Jim Johnson: former Fannie Mae CEO, received $35 Million bonus. managing director with Lehman Brothers, An Office of Federal Housing Enterprise Oversight (OFHEO) report[1] 2004 found that, during Johnson's tenure as CEO, Fannie Mae had improperly deferred $200 million in expenses. This enabled top executives, including Johnson and his successor, Franklin Raines, to receive substantial bonuses in 1998.[2] A 2006 OFHEO report[3] found that Fannie Mae had substantially under-reported Johnson's compensation. Originally reported as $6-7 million, Johnson actually received approximately $21 million. Vice chairman of the private banking firm Perseus LLC, board member at Goldman Sachs, KB Home, a home construction firm, Target Corporation,Temple-Inland, UnitedHealth Group. Chairman of both the Kennedy Center for the Arts and the Brookings Institution, member of the American Academy of Arts and Sciences, the American Friends of Bilderberg, the Council on Foreign Relations, the Trilateral Commission. Johnson a source of controversy when it was reported that he had received loans directly from Angelo Mozilo, the CEO of Countrywide Financial, a company implicated in the U.S. subprime mortgage crisis.[6] Although he was not accused of any wrongdoing and was initially defended by Obama on the grounds that he was simply an unpaid volunteer, Johnson announced he would step down from the vice-presidential vetting position on June 11, 2008, in order to avoid being a distraction to Obama's campaign.[7]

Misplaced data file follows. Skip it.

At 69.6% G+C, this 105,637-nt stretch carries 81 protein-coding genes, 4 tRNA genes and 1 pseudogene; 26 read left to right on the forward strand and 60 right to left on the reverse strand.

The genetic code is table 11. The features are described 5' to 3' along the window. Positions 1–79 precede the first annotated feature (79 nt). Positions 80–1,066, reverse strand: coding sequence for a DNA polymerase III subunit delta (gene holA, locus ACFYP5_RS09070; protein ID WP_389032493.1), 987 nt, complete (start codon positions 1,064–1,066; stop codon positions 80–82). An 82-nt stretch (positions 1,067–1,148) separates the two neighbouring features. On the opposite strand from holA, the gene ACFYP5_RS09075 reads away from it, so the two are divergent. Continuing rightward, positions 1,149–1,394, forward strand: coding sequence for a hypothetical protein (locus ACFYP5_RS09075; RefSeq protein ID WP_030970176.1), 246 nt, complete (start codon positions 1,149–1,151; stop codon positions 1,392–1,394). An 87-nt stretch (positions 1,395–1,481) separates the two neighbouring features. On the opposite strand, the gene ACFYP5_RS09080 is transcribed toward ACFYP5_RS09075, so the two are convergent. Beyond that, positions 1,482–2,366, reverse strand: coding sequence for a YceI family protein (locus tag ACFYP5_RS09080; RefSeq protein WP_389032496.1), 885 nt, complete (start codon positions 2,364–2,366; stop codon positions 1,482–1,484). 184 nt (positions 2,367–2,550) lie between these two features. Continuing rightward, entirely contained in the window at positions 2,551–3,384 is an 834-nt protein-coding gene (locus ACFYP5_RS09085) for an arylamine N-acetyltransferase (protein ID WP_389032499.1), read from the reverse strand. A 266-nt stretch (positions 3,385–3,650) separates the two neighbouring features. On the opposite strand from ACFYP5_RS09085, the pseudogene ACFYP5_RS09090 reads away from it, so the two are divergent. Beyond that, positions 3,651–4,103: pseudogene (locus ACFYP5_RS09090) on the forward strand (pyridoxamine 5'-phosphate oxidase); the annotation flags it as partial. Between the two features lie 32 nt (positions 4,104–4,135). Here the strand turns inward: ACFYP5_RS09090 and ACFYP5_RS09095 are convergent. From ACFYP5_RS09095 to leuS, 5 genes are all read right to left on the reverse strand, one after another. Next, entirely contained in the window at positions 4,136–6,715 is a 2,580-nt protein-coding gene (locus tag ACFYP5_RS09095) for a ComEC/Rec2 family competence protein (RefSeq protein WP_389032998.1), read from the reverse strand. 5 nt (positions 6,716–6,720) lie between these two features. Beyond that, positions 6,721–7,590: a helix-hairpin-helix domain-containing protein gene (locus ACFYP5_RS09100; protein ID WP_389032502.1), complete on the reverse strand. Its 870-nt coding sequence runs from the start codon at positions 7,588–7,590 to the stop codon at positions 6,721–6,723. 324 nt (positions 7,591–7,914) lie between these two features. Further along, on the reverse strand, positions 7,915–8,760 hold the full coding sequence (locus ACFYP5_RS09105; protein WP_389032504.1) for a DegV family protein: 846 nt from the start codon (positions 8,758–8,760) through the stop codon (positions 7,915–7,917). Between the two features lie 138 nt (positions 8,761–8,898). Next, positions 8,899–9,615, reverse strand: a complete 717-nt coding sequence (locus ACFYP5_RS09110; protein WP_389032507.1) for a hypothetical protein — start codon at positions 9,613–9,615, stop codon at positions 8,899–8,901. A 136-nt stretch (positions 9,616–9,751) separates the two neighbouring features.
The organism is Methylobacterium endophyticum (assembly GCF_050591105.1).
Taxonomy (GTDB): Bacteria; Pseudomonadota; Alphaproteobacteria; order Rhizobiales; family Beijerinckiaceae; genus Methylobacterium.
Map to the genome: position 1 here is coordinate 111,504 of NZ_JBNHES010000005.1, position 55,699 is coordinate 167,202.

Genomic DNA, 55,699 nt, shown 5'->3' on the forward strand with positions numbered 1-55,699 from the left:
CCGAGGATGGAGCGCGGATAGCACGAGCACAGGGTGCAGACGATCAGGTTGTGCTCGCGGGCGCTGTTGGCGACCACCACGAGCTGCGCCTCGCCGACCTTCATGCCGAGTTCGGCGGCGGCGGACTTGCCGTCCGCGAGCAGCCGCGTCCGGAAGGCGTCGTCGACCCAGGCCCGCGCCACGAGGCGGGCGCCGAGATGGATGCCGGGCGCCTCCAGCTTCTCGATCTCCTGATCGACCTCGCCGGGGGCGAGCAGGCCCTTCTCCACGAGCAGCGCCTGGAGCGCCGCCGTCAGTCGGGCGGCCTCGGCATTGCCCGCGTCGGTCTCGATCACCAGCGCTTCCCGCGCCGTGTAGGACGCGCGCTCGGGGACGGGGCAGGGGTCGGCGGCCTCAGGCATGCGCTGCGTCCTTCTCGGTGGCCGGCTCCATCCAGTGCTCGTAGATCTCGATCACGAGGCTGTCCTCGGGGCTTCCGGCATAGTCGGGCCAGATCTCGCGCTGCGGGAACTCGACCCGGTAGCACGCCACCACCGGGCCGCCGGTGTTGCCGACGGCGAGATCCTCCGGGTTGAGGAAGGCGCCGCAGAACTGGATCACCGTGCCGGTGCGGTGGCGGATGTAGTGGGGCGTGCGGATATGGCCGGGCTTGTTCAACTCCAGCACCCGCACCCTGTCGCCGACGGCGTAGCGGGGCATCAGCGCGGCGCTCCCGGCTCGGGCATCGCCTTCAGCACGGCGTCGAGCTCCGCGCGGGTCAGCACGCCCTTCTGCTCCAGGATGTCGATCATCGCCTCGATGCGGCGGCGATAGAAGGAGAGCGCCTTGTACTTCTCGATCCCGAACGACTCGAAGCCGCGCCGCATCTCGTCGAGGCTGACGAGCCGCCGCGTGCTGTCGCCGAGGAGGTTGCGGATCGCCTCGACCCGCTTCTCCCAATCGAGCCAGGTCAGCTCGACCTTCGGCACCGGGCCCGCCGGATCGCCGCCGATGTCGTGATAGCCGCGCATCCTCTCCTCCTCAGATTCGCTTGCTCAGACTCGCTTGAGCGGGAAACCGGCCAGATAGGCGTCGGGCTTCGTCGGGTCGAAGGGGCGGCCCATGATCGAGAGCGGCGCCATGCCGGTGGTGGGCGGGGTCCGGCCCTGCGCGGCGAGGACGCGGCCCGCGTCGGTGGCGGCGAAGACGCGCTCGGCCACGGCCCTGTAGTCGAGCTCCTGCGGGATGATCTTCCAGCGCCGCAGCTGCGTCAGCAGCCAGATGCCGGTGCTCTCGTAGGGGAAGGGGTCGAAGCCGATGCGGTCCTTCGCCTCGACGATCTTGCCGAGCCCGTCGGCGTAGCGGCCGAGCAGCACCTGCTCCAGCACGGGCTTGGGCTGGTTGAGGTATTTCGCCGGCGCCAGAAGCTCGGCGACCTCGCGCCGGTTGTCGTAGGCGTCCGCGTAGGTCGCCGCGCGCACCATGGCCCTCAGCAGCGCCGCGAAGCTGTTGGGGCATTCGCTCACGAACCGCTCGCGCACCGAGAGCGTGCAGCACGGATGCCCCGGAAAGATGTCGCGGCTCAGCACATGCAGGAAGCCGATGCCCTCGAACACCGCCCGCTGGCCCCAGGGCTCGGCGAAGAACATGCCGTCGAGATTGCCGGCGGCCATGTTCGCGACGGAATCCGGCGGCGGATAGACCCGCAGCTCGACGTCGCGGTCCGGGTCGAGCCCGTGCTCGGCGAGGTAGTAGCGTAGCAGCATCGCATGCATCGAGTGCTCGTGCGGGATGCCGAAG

Rahm Emanuel: White House Chief of Staff to President Barack Obama. served on the board of directors of the federal mortgage firm Freddie Mac at a time when scandal was brewing at the troubled agency and the board failed to spot "red flags," entire board was later accused by the Office of Federal Housing Enterprise Oversight (OFHEO) of having "failed in its duty to follow up on matters brought to its attention.” Democratic member of the United States House of Representatives, representing Illinois's 5th congressional district, chair of the Democratic Congressional Campaign Committee during the 2006 mid-term elections. chairman of the Democratic Caucus, member of the New Democrat Coalition. noted for his combative style and his political fundraising abilities,he articulated his view on the role of government as a positive force to face difficult challenges and solve national problems, notably combating global warming through green energy policies and completely restructuring the healthcare system. Citigroup executive at the center of the current meltdown.